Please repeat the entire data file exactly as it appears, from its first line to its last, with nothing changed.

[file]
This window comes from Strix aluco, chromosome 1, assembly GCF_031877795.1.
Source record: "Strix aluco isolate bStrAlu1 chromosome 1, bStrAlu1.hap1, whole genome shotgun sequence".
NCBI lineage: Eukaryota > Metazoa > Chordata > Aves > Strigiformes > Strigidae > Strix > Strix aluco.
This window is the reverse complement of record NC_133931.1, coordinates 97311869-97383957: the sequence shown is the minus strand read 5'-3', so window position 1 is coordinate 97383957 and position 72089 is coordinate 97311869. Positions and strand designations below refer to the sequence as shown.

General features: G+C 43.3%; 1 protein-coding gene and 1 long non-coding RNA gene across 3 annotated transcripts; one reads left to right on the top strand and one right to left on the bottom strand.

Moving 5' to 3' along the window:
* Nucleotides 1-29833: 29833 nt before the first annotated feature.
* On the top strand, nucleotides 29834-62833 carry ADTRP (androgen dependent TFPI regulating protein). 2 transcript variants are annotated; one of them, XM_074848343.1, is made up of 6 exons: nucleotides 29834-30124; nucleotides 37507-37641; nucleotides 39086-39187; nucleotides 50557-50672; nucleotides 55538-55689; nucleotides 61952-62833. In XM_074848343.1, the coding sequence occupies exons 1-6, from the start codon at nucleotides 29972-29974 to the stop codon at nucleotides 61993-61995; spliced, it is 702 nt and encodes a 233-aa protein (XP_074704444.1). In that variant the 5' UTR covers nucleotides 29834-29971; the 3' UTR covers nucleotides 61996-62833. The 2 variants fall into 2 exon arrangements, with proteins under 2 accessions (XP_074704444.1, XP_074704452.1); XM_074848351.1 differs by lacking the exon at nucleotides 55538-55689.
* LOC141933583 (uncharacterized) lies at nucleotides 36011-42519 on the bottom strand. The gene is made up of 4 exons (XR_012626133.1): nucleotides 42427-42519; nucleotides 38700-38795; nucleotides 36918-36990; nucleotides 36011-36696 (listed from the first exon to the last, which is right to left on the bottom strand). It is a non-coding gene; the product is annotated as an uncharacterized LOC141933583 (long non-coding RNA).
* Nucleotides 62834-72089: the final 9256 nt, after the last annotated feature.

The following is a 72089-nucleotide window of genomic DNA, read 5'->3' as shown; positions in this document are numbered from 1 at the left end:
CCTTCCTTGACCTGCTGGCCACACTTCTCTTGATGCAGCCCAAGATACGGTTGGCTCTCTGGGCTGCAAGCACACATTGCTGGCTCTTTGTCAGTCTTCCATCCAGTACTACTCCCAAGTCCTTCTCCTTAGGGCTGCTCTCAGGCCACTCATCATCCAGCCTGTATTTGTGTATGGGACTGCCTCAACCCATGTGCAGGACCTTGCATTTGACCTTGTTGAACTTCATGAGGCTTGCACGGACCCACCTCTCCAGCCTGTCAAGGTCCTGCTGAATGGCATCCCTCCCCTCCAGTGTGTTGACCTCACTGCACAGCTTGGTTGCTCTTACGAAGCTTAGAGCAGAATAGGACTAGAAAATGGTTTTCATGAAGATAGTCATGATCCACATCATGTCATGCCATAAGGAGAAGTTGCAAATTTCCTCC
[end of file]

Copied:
This window comes from Strix aluco, chromosome 1, assembly GCF_031877795.1.
Source record: "Strix aluco isolate bStrAlu1 chromosome 1, bStrAlu1.hap1, whole genome shotgun sequence".
NCBI lineage: Eukaryota > Metazoa > Chordata > Aves > Strigiformes > Strigidae > Strix > Strix aluco.
This window is the reverse complement of record NC_133931.1, coordinates 97311869-97383957: the sequence shown is the minus strand read 5'-3', so window position 1 is coordinate 97383957 and position 72089 is coordinate 97311869. Positions and strand designations below refer to the sequence as shown.

General features: G+C 43.3%; 1 protein-coding gene and 1 long non-coding RNA gene across 3 annotated transcripts; one reads left to right on the top strand and one right to left on the bottom strand.

Moving 5' to 3' along the window:
* Nucleotides 1-29833: 29833 nt before the first annotated feature.
* On the top strand, nucleotides 29834-62833 carry ADTRP (androgen dependent TFPI regulating protein). 2 transcript variants are annotated; one of them, XM_074848343.1, is made up of 6 exons: nucleotides 29834-30124; nucleotides 37507-37641; nucleotides 39086-39187; nucleotides 50557-50672; nucleotides 55538-55689; nucleotides 61952-62833. In XM_074848343.1, the coding sequence occupies exons 1-6, from the start codon at nucleotides 29972-29974 to the stop codon at nucleotides 61993-61995; spliced, it is 702 nt and encodes a 233-aa protein (XP_074704444.1). In that variant the 5' UTR covers nucleotides 29834-29971; the 3' UTR covers nucleotides 61996-62833. The 2 variants fall into 2 exon arrangements, with proteins under 2 accessions (XP_074704444.1, XP_074704452.1); XM_074848351.1 differs by lacking the exon at nucleotides 55538-55689.
* LOC141933583 (uncharacterized) lies at nucleotides 36011-42519 on the bottom strand. The gene is made up of 4 exons (XR_012626133.1): nucleotides 42427-42519; nucleotides 38700-38795; nucleotides 36918-36990; nucleotides 36011-36696 (listed from the first exon to the last, which is right to left on the bottom strand). It is a non-coding gene; the product is annotated as an uncharacterized LOC141933583 (long non-coding RNA).
* Nucleotides 62834-72089: the final 9256 nt, after the last annotated feature.

The following is a 72089-nucleotide window of genomic DNA, read 5'->3' as shown; positions in this document are numbered from 1 at the left end:
CCTTCCTTGACCTGCTGGCCACACTTCTCTTGATGCAGCCCAAGATACGGTTGGCTCTCTGGGCTGCAAGCACACATTGCTGGCTCTTTGTCAGTCTTCCATCCAGTACTACTCCCAAGTCCTTCTCCTTAGGGCTGCTCTCAGGCCACTCATCATCCAGCCTGTATTTGTGTATGGGACTGCCTCAACCCATGTGCAGGACCTTGCATTTGACCTTGTTGAACTTCATGAGGCTTGCACGGACCCACCTCTCCAGCCTGTCAAGGTCCTGCTGAATGGCATCCCTCCCCTCCAGTGTGTTGACCTCACTGCACAGCTTGGTTGCTCTTACGAAGCTTAGAGCAGAATAGGACTAGAAAATGGTTTTCATGAAGATAGTCATGATCCACATCATGTCATGCCATAAGGAGAAGTTGCAAATTTCCTCC